PROMOTING ACCESS TO AFRICAN RESEARCH

African Journal of Economic Review

Log in or Register to get access to full text downloads.

Remember me or Register



Microcredit in Uganda: Fundamental Reform or Just another Neoliberal Policy?

Paige Miller, Jacqueline Murray Brux, Clementia Murembe Neema

Abstract


Widespread global initiatives aimed at improving conditions for the world’s poor  have frequently begun with the vision of just a few people. Examples are numerous  but in this paper we focus on micro-enterprise credit (microcredit). In the case of  microcredit, a widespread movement has placed projects in many countries  throughout the developing world. Microcredit is typically made available to women  who would otherwise not have access to loans on reasonable terms. While some  view microcredit as a revolutionary means of improving both the lives of women and the poor more generally, others argue it is a band aid approach to development,  rooted in a neoliberal logic that does very little in terms of enacting real, long-term change. These arguments, however, are often based on evidence from Asian or  other non-African countries and so don’t account for different models of microcredit or cultural context in shaping outcomes for women and their families. We address  these issues through a qualitative study of three microcredit groups in the east  African country of Uganda. Based on qualitative interviews, we argue that  microcredit holds a number of possibilities for women and their communities  including healthier families and educated children as well as more intangible  benefits such as feelings of solidarity and self-confidence. While our interviews  suggest a number of benefits of micro-enterprise credit, we recognize that such  programs are not the single solution to poverty. Ultimately, though, we argue that the negatives do not dispel the benefits that can result for many women.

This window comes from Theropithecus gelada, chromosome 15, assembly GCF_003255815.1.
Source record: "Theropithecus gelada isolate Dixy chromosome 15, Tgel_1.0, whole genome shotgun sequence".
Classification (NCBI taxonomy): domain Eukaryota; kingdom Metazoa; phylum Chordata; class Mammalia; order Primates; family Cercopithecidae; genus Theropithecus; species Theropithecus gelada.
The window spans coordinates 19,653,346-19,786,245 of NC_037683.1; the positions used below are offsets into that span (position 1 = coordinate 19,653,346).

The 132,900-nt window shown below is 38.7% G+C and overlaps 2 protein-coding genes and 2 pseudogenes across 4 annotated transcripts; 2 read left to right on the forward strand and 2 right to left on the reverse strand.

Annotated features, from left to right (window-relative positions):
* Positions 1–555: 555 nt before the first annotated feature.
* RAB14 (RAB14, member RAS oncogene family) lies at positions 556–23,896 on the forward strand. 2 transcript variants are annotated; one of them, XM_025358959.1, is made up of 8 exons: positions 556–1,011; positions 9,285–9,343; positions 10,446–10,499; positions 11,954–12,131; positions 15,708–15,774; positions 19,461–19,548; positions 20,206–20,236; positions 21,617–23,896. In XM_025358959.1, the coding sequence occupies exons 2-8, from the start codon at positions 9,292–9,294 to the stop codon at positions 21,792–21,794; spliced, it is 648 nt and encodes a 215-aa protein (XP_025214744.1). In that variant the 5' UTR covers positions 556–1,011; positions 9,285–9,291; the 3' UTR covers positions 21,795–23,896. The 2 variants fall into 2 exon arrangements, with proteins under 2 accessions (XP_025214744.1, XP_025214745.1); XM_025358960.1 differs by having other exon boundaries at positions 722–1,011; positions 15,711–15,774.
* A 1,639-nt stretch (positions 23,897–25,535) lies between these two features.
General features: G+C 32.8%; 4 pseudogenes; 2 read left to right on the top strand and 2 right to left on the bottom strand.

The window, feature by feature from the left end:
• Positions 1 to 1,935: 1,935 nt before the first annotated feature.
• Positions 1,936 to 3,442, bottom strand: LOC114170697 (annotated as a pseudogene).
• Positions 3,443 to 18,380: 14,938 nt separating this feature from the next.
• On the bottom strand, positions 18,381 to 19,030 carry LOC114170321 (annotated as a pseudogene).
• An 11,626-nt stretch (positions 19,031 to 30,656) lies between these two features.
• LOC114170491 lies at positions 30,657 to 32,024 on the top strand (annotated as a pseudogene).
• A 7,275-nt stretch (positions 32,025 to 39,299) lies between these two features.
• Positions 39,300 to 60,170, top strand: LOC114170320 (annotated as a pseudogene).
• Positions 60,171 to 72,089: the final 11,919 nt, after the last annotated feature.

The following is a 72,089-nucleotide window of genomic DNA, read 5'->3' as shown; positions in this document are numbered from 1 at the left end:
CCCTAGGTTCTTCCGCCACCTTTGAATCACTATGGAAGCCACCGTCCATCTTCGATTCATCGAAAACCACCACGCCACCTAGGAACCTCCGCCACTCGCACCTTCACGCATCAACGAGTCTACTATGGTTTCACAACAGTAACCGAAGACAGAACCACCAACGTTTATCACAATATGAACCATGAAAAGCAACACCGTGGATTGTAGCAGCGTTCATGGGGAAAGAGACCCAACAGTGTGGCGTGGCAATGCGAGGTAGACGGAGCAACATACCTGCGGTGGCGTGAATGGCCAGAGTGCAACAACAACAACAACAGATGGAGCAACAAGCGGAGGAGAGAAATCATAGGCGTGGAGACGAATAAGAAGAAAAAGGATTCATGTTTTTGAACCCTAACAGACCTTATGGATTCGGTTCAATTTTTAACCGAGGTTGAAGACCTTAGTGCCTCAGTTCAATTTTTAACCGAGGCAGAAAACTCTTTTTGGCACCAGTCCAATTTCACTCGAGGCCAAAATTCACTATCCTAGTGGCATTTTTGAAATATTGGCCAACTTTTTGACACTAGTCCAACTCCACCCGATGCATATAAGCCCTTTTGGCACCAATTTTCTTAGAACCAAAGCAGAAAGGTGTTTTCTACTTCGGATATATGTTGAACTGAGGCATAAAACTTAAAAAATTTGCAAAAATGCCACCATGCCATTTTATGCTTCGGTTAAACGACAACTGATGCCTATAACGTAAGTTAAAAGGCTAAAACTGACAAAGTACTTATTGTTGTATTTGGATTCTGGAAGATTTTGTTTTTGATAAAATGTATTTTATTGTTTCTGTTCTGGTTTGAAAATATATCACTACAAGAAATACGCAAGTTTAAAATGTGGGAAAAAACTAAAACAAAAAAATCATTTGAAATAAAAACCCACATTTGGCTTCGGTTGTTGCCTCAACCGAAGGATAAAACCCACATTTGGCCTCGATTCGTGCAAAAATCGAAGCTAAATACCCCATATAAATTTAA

Keywords: Gender, Microcredit, Africa, Development, Neoliberalism, Poverty




AJOL African Journals Online